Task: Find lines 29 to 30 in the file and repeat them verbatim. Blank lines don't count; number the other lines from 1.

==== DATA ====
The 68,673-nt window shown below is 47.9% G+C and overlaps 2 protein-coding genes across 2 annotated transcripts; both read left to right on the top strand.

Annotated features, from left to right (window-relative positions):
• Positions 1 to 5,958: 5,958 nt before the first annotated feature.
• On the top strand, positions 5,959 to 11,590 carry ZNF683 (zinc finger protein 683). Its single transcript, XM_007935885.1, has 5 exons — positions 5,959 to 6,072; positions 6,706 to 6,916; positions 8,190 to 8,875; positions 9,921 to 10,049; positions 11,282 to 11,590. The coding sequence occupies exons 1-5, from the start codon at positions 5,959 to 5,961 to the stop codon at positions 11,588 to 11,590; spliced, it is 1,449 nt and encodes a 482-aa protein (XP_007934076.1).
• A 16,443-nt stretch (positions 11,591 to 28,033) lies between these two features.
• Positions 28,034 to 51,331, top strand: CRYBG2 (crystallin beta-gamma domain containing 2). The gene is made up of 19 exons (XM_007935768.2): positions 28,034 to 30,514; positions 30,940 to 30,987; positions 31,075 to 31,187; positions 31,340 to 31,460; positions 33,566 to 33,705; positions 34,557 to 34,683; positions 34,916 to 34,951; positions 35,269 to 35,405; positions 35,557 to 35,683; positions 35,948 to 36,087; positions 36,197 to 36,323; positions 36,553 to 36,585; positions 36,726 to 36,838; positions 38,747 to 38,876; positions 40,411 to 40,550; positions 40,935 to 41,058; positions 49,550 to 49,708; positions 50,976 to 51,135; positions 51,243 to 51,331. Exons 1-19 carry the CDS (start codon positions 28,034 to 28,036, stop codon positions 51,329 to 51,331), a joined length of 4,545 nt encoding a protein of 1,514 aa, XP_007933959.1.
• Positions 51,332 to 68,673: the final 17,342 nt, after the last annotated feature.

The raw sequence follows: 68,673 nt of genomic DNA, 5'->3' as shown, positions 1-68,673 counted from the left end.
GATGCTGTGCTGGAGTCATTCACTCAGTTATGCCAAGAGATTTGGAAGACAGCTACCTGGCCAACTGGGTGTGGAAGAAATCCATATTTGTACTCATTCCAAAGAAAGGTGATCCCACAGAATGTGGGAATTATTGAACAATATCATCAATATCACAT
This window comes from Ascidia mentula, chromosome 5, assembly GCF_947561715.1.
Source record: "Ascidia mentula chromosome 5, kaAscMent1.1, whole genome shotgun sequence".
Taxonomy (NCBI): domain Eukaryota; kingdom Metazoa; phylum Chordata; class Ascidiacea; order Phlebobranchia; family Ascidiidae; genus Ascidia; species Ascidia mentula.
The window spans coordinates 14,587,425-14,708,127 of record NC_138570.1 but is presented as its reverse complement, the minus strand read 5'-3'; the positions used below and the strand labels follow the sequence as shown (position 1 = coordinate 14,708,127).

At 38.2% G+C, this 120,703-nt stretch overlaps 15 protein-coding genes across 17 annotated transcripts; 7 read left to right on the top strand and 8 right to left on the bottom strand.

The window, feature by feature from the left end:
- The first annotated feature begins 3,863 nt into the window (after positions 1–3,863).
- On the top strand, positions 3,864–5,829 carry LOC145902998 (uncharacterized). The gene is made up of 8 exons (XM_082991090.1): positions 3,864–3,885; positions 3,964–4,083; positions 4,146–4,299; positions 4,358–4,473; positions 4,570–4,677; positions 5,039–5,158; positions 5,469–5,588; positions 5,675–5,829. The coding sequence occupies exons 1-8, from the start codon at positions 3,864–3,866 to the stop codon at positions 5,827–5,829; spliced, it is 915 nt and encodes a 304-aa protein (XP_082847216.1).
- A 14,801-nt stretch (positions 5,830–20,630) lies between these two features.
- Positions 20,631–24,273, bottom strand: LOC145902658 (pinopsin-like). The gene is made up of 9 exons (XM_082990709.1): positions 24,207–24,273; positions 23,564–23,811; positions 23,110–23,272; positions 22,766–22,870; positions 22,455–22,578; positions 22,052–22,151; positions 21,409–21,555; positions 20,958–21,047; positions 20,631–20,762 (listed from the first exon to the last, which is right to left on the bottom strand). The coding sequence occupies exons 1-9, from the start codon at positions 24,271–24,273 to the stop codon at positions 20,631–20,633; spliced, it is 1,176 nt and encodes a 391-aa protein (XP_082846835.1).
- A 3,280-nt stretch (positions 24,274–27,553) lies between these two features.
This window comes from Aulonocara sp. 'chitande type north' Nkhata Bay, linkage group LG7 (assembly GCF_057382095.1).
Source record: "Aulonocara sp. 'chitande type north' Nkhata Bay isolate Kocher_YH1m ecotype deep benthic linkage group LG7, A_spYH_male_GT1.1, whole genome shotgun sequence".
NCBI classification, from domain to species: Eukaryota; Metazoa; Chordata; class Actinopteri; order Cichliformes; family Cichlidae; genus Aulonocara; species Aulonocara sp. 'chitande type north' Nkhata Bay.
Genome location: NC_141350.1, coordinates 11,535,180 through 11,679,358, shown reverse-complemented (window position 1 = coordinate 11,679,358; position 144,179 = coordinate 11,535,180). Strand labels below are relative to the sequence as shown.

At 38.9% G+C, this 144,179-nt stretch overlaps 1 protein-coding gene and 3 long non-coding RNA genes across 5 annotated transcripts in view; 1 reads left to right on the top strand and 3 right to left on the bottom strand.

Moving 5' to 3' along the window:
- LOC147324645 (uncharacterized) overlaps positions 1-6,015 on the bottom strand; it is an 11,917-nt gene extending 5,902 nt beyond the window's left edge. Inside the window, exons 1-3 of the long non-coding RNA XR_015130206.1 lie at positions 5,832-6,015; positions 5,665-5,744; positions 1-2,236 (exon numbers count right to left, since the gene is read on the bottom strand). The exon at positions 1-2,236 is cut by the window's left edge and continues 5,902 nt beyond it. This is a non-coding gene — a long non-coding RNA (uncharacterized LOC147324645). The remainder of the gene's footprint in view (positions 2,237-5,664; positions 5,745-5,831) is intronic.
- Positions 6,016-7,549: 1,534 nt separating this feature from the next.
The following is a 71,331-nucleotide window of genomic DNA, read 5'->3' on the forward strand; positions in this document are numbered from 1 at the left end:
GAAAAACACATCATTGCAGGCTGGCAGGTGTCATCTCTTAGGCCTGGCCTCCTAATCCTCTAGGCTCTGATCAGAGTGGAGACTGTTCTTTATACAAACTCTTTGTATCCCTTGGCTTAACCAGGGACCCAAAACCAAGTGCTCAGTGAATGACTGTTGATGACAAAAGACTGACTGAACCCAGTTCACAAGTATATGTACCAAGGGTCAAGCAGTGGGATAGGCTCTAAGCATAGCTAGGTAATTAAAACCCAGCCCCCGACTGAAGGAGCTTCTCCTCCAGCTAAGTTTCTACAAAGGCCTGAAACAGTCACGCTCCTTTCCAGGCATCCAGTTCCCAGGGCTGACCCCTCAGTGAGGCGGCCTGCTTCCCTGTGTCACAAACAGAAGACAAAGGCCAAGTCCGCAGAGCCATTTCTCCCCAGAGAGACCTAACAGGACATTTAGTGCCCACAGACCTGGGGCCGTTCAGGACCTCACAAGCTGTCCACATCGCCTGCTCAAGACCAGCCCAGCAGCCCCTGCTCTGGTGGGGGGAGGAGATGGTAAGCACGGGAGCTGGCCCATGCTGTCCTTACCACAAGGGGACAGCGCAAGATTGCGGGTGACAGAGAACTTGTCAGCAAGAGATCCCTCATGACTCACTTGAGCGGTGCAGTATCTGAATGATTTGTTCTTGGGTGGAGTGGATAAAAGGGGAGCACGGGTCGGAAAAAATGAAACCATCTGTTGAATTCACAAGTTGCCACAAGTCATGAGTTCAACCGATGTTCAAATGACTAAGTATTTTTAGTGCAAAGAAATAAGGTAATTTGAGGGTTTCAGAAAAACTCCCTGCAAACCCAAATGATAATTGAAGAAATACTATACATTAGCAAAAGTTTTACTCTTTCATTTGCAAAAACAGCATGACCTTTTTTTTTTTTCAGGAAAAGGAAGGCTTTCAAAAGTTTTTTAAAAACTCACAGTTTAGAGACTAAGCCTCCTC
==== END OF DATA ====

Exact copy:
The following is a 71,331-nucleotide window of genomic DNA, read 5'->3' on the forward strand; positions in this document are numbered from 1 at the left end:
GAAAAACACATCATTGCAGGCTGGCAGGTGTCATCTCTTAGGCCTGGCCTCCTAATCCTCTAGGCTCTGATCAGAGTGGAGACTGTTCTTTATACAAACTCTTTGTATCCCTTGGCTTAACCAGGGACCCAAAACCAAGTGCTCAGTGAATGACTGTTGATGACAAAAGACTGACTGAACCCAGTTCACAAGTATATGTACCAAGGGTCAAGCAGTGGGATAGGCTCTAAGCATAGCTAGGTAATTAAAACCCAGCCCCCGACTGAAGGAGCTTCTCCTCCAGCTAAGTTTCTACAAAGGCCTGAAACAGTCACGCTCCTTTCCAGGCATCCAGTTCCCAGGGCTGACCCCTCAGTGAGGCGGCCTGCTTCCCTGTGTCACAAACAGAAGACAAAGGCCAAGTCCGCAGAGCCATTTCTCCCCAGAGAGACCTAACAGGACATTTAGTGCCCACAGACCTGGGGCCGTTCAGGACCTCACAAGCTGTCCACATCGCCTGCTCAAGACCAGCCCAGCAGCCCCTGCTCTGGTGGGGGGAGGAGATGGTAAGCACGGGAGCTGGCCCATGCTGTCCTTACCACAAGGGGACAGCGCAAGATTGCGGGTGACAGAGAACTTGTCAGCAAGAGATCCCTCATGACTCACTTGAGCGGTGCAGTATCTGAATGATTTGTTCTTGGGTGGAGTGGATAAAAGGGGAGCACGGGTCGGAAAAAATGAAACCATCTGTTGAATTCACAAGTTGCCACAAGTCATGAGTTCAACCGATGTTCAAATGACTAAGTATTTTTAGTGCAAAGAAATAAGGTAATTTGAGGGTTTCAGAAAAACTCCCTGCAAACCCAAATGATAATTGAAGAAATACTATACATTAGCAAAAGTTTTACTCTTTCATTTGCAAAAACAGCATGACCTTTTTTTTTTTTCAGGAAAAGGAAGGCTTTCAAAAGTTTTTTAAAAACTCACAGTTTAGAGACTAAGCCTCCTC